She will put you right :)

It may take her a while to reply as she has problems in her real life at the moment :)

Sorry personal recommendation from Wiz201 seems good
 

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Discussion Starter · #9 ·
Do you want a working or show bred Goldie? They are worlds apart in looks.

I'm not far from you, and the OH has lots of contacts with working dogs, so if you're after a working bred goldie I don't mind asking him for you.
Hi,

is there a difference in the temperament or needs of a working or show dog?

I kind of want my dog to be 'good for nothing' except being my companion! :)
 

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Hi,

is there a difference in the temperament or needs of a working or show dog?

I kind of want my dog to be 'good for nothing' except being my companion! :)
That depends entirely on who you speak to, temperament is supposed to be at the forefront of breeding, unfortunately both those in show and working aren't always honest with themselves about their dogs. It is good to get a recommendation, I suggest you have a look at the differences between working and show, I prefer the working lines, but then I've seen them out working, and also think they are more like the dog they were originally meant to be. Where as those in the show ring are much more substantial and it's usually a sea of cream colours rather than the rich russet which I love to see.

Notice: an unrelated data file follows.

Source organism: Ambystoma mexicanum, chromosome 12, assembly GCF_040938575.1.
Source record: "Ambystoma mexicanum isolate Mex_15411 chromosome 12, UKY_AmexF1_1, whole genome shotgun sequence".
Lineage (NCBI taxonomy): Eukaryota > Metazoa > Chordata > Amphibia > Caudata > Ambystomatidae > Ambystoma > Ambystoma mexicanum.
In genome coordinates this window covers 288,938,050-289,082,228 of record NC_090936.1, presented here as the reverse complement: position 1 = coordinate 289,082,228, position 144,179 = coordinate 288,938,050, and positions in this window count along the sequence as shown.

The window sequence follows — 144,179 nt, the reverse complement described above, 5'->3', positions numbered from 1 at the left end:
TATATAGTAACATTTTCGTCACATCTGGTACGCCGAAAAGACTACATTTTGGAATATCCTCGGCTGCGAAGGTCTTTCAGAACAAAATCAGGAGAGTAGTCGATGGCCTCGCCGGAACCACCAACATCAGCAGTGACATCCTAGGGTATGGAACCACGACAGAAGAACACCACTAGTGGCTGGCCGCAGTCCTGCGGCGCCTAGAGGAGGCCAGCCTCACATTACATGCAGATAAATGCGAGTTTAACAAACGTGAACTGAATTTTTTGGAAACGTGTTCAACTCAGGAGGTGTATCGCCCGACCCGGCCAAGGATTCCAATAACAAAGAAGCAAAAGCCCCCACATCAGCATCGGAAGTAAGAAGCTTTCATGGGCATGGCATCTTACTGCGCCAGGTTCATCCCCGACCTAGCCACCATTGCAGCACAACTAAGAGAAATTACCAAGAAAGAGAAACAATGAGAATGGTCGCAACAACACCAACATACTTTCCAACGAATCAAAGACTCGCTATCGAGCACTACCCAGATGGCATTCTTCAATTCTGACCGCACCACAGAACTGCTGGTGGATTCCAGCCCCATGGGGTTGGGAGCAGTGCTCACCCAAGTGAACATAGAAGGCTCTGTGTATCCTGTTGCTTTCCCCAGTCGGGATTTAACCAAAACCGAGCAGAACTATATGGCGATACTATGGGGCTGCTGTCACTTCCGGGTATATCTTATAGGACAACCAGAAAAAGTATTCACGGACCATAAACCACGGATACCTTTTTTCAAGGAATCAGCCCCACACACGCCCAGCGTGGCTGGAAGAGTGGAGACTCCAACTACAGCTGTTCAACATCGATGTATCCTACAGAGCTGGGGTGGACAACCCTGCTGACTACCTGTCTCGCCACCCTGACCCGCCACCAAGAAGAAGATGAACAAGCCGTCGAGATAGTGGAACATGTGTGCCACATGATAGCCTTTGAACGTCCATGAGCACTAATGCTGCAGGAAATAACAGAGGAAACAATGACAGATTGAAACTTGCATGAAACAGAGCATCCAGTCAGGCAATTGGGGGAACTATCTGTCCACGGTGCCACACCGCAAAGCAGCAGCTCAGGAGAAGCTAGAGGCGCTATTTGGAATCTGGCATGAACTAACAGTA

This is an original working type golden retriever, not a very good photo and obviously B&W, but you get the idea hopefully:

 

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Then the last thing you want is a dog from working lines. :)
Not necessarily, not every dog bred to work is an exorcet missile that has one thing on it's mind. A well bred retriever is used as a peg dog, I've seen peg dogs sit all day and not get one retrieve.

Edited to add, of my dogs, the daftest by far although she has bags of ability is the heavily show bred chocolate girl. She is very driven and has to bounce all over you, jumps like a kangaroo and is less biddable than my dual purpose bred flatcoat, a breed which has a reputation for being particularly loopy and yet she is incredibly laid back.
 

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Then the last thing you want is a dog from working lines. :)
That's actually a very common misconception. ;)
I was chatting to a person I highly trust about my Flatcoat puppy and wasn't sure which way to go, show line or working line. I said to her I didn't think a working Flattie would be a good idea and she said quite the opposite. The working lines tend to be much calmer and more biddable. Having seen some of the divas that flounce around the show ring (dogs, not handlers ;) ), I would be wary of describing show dogs as the calmer option to working lines. ;)
I imagine the same to be true in the other Retriever breeds.